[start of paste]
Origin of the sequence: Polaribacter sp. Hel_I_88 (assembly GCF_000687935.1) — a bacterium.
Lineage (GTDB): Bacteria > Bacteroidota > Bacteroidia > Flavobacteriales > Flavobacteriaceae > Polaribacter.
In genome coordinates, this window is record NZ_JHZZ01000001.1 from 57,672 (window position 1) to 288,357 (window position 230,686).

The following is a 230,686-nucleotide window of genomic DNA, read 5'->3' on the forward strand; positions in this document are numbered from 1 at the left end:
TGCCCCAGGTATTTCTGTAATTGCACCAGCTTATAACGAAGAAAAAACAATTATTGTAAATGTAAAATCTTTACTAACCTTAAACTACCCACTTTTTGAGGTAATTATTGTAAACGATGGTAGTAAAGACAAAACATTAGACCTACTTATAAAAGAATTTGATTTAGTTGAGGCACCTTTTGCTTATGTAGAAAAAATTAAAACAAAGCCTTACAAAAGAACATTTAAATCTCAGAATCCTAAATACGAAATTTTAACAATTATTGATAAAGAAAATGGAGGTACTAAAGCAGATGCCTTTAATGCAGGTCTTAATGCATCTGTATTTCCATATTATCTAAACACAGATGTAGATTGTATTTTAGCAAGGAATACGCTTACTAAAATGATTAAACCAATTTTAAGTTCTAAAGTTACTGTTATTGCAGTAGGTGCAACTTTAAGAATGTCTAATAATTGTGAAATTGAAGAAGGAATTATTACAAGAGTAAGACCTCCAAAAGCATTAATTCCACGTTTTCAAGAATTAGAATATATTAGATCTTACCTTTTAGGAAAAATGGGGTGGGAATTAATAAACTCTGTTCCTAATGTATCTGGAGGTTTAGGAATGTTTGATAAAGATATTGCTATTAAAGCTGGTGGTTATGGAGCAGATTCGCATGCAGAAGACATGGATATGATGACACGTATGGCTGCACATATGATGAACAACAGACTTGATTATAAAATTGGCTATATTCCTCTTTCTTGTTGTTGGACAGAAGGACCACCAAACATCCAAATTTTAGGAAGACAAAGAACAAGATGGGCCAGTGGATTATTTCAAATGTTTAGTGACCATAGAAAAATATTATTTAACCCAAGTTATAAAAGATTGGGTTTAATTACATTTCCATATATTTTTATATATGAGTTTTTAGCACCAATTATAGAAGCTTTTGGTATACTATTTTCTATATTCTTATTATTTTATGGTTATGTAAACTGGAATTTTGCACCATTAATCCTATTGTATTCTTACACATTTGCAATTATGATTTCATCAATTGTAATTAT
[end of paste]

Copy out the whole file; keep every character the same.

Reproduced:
Origin of the sequence: Polaribacter sp. Hel_I_88 (assembly GCF_000687935.1) — a bacterium.
Lineage (GTDB): Bacteria > Bacteroidota > Bacteroidia > Flavobacteriales > Flavobacteriaceae > Polaribacter.
In genome coordinates, this window is record NZ_JHZZ01000001.1 from 57,672 (window position 1) to 288,357 (window position 230,686).

The following is a 230,686-nucleotide window of genomic DNA, read 5'->3' on the forward strand; positions in this document are numbered from 1 at the left end:
TGCCCCAGGTATTTCTGTAATTGCACCAGCTTATAACGAAGAAAAAACAATTATTGTAAATGTAAAATCTTTACTAACCTTAAACTACCCACTTTTTGAGGTAATTATTGTAAACGATGGTAGTAAAGACAAAACATTAGACCTACTTATAAAAGAATTTGATTTAGTTGAGGCACCTTTTGCTTATGTAGAAAAAATTAAAACAAAGCCTTACAAAAGAACATTTAAATCTCAGAATCCTAAATACGAAATTTTAACAATTATTGATAAAGAAAATGGAGGTACTAAAGCAGATGCCTTTAATGCAGGTCTTAATGCATCTGTATTTCCATATTATCTAAACACAGATGTAGATTGTATTTTAGCAAGGAATACGCTTACTAAAATGATTAAACCAATTTTAAGTTCTAAAGTTACTGTTATTGCAGTAGGTGCAACTTTAAGAATGTCTAATAATTGTGAAATTGAAGAAGGAATTATTACAAGAGTAAGACCTCCAAAAGCATTAATTCCACGTTTTCAAGAATTAGAATATATTAGATCTTACCTTTTAGGAAAAATGGGGTGGGAATTAATAAACTCTGTTCCTAATGTATCTGGAGGTTTAGGAATGTTTGATAAAGATATTGCTATTAAAGCTGGTGGTTATGGAGCAGATTCGCATGCAGAAGACATGGATATGATGACACGTATGGCTGCACATATGATGAACAACAGACTTGATTATAAAATTGGCTATATTCCTCTTTCTTGTTGTTGGACAGAAGGACCACCAAACATCCAAATTTTAGGAAGACAAAGAACAAGATGGGCCAGTGGATTATTTCAAATGTTTAGTGACCATAGAAAAATATTATTTAACCCAAGTTATAAAAGATTGGGTTTAATTACATTTCCATATATTTTTATATATGAGTTTTTAGCACCAATTATAGAAGCTTTTGGTATACTATTTTCTATATTCTTATTATTTTATGGTTATGTAAACTGGAATTTTGCACCATTAATCCTATTGTATTCTTACACATTTGCAATTATGATTTCATCAATTGTAATTAT